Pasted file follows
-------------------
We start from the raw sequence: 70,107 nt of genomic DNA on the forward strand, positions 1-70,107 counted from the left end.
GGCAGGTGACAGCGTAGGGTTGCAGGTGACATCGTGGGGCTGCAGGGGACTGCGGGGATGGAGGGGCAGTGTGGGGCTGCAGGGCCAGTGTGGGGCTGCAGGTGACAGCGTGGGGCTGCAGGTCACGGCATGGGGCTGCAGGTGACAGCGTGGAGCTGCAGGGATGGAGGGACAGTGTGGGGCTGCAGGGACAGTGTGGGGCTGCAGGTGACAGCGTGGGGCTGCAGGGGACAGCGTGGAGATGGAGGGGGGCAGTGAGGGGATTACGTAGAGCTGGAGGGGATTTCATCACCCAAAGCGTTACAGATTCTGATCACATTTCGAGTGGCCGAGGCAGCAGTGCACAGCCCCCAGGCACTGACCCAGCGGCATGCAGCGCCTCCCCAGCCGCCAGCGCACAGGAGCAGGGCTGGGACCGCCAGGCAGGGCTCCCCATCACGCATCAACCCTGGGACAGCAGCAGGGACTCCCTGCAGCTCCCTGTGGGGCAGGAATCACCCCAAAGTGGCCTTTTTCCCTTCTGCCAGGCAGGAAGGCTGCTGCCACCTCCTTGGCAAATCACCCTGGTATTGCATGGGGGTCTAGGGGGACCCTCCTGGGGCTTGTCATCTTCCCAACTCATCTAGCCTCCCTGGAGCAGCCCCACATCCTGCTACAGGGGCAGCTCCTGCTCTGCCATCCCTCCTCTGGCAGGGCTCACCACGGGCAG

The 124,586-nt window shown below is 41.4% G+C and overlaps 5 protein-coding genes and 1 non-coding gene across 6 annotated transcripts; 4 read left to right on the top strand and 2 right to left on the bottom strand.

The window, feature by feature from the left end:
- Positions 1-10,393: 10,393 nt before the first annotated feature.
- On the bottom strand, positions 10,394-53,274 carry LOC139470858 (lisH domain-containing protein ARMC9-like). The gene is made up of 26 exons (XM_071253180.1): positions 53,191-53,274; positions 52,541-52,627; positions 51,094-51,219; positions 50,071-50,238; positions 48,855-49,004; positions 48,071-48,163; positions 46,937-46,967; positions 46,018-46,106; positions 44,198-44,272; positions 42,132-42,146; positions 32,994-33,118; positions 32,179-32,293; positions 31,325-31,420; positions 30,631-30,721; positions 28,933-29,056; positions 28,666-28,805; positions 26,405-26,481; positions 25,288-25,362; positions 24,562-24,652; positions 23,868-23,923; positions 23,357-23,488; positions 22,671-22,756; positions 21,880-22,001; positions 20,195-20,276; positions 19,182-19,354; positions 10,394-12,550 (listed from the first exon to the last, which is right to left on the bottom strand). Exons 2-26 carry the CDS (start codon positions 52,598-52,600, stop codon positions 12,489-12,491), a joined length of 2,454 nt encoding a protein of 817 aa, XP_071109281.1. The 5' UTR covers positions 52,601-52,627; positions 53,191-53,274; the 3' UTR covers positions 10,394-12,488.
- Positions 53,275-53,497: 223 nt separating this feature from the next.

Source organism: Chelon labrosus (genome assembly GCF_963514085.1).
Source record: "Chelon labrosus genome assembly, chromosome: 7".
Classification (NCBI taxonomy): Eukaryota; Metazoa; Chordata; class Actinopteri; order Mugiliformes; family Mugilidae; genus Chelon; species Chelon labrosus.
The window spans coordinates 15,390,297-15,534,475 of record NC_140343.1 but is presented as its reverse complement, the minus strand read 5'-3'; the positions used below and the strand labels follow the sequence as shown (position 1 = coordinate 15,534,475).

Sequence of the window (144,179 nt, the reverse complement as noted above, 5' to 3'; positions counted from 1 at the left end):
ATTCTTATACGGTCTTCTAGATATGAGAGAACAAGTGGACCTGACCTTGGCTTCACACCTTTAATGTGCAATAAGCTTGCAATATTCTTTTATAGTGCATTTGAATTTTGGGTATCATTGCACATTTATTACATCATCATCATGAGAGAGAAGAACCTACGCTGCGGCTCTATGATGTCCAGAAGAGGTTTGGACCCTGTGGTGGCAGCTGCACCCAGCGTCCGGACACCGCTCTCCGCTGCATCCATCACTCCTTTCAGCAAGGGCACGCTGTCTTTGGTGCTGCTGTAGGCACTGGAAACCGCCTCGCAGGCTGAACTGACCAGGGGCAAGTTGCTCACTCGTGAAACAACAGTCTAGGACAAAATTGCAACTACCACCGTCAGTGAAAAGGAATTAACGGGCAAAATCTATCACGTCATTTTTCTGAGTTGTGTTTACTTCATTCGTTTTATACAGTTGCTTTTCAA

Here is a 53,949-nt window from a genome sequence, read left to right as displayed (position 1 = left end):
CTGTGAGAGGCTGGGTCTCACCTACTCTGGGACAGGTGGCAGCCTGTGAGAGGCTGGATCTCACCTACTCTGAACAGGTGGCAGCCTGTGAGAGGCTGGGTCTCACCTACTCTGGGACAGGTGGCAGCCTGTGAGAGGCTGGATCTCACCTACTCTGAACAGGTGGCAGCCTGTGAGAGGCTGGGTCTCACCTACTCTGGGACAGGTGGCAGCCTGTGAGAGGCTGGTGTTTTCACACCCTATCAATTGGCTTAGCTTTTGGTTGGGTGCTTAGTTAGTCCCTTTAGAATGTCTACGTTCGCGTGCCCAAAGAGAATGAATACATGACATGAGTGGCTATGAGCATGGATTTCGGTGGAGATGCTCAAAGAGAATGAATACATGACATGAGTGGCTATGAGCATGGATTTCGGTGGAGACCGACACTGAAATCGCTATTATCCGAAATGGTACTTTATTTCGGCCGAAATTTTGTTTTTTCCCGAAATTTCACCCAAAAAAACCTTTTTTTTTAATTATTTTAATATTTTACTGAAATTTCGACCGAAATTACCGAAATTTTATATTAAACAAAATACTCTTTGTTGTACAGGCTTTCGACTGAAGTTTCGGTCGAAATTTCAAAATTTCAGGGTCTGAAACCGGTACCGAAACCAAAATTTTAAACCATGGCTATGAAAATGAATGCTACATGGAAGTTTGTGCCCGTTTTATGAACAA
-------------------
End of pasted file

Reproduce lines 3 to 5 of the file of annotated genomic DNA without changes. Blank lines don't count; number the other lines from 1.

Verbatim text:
The 124,586-nt window shown below is 41.4% G+C and overlaps 5 protein-coding genes and 1 non-coding gene across 6 annotated transcripts; 4 read left to right on the top strand and 2 right to left on the bottom strand.

The window, feature by feature from the left end:
- Positions 1-10,393: 10,393 nt before the first annotated feature.